Once I was on a bus and the conductor turned the music on really loud. Some religious young men pointed out to him that there was a monk on the bus and they repeatedly made signs to him to turn it off. They tried once or twice but without result. He turned the music even louder. "Let him be," I told the young men, "it does not matter. It keeps the drone tone to my chanting"! "God forbid," I said to myself, "but if there was an accident further down the road and they were forced to put the injured people in our bus, how would I bear to see people with broken legs, broken heads? Thank God that people are not only well, but they are even singing"! So, I had a great trip chanting away!
Let me tell you another example, to see how a good thought can help us appropriately in any situation. I was in Jerusalem once with an acquaintance of mine.

There was some sort of festivity there. They were celebrating a feast and constantly crying out, it was a madhouse. Sing to Him ... with loud shouts; Praise Him with loud clashing cymbals] You could not understand what they were saying, and it went on all night long. My acquaintance got upset and went to the window. He did not sleep a wink, while I slept like a bird by just bringing to mind a good thought. I remembered the scene of the Exodus of the Hebrews from Egypt and this provided me with a sense of spiritual exaltation.

This is how you too should confront any situation, with good thoughts. Let's say, for example, a door slammed. You must say, "If, God forbid, something bad had happened to a Sister, if she fell and broke her leg, would I be sleeping now? Here, as it is, it was only a door that slammed; a Sister must have had something to take care of." But, if one starts criticizing and saying, "Here she goes again, slamming the door! She is so careless!" There is no way that one who thinks this way can find peace!

The moment you start having such thoughts, the devil will come to upset you even more. Or, let's say, one of you hears an alarm going off at night. You hear it go off once, and in a while you hear it go off again. If you start thinking, "This soul must have been very tired; she could not get up. It is good that she slept another half hour and then got up to do her spiritual duties." If the Sister brings such thoughts to mind, she will not be annoyed and upset because someone woke her up. But if she thinks only of herself and how the alarm clock woke her up, then all she will be thinking is, "Whatever is going on in this place? No one can ever get some rest!" This is why the benefit you receive from a good thought, you will never get from any other ascesis.

It Is the Inner Tranquillity That We Must Acquire

Our goal should be to take all that comes our way and make the best out of it for the sake of the spiritual struggle in which we are engaged. We must strive to acquire the inner tranquillity, and to this end even noise can become a good thing if it is met with the right thought. What matters the most is handling a problem in the right way. We must face up to everything using good thoughts. When, in very midst of noise, you manage to reach inner tranquillity, you have achieved something of great value. If you cannot find tranquillity in the midst of disturbance, you will not be able to be tranquil even in the midst of tranquillity.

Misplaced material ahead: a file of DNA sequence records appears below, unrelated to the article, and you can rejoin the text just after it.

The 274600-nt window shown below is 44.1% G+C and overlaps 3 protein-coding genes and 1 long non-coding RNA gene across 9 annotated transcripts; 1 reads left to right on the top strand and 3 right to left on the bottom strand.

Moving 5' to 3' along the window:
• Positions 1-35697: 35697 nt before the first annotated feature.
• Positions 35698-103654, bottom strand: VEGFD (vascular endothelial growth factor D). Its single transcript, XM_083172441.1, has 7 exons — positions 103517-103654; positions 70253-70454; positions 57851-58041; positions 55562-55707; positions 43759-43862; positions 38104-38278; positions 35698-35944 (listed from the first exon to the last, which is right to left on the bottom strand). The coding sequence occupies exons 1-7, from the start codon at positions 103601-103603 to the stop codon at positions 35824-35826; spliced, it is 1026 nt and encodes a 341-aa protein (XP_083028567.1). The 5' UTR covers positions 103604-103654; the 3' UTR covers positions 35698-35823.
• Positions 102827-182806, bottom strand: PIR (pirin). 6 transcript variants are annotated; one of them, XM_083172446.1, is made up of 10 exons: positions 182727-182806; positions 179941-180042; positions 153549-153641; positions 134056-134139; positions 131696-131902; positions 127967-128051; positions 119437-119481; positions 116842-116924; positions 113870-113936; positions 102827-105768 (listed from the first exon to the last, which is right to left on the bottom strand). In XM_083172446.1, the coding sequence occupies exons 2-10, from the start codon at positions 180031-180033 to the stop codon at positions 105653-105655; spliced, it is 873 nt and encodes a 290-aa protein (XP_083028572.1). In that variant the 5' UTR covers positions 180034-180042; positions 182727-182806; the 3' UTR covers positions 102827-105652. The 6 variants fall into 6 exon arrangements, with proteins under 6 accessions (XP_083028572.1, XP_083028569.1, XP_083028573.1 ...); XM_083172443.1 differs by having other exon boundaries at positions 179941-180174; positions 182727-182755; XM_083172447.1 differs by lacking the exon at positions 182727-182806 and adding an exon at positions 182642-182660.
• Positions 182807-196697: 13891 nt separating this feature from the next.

When inner tranquillity comes to a man, everything inside him will be tranquil, and he will not be disturbed by anything. But if he requires external tranquillity in order to find inner tranquillity, then, when he Mdoes find himself in such a place, he will want a cane to chase away the cicadas by day and the jackal by night, so that they will not bother him! In other words, he will be chasing away what in fact the devil is gathering. What do you think the devil's job is after all? His job is to create difficulties and to obstruct our efforts, until he has com-pletely turned us upside down.

Once, in a Skete, two very old monks got a donkey that had a bell on him. A young monk, who wished to practice tranquillity, complained about the donkey's bell and used all the canons to prove that donkeys should not be allowed in a Skete. The other Fathers said that they were not bothered by it at all. So I said to him, "Isn't it enough for you that the old men do not bother us at all, but take care of their own needs with the donkey? If it did not have a bell, they would lose it and then we would have to go looking for it. Why complain about a good thing?" If we do not have such good thoughts and make the best of all situations in matters spiritual, we will not meet with success, even if we were to live next to Saints. Let's say that I find myself at a military base. I should think of the trumpet as a church bell and the weapon should remind me of the spiritual weapons against the devil. If we don't use all situations in a spiritual way, even a bell will annoy us. We have two choices: Either we will utilize them for the right purpose or the devil will take advantage of them. The restless person will carry his restlessness even into the desert. What a soul must acquire first is the ability to find inner tranquillity in the midst of external disturbance; only then will tranquillity be found in the stillness of the desert.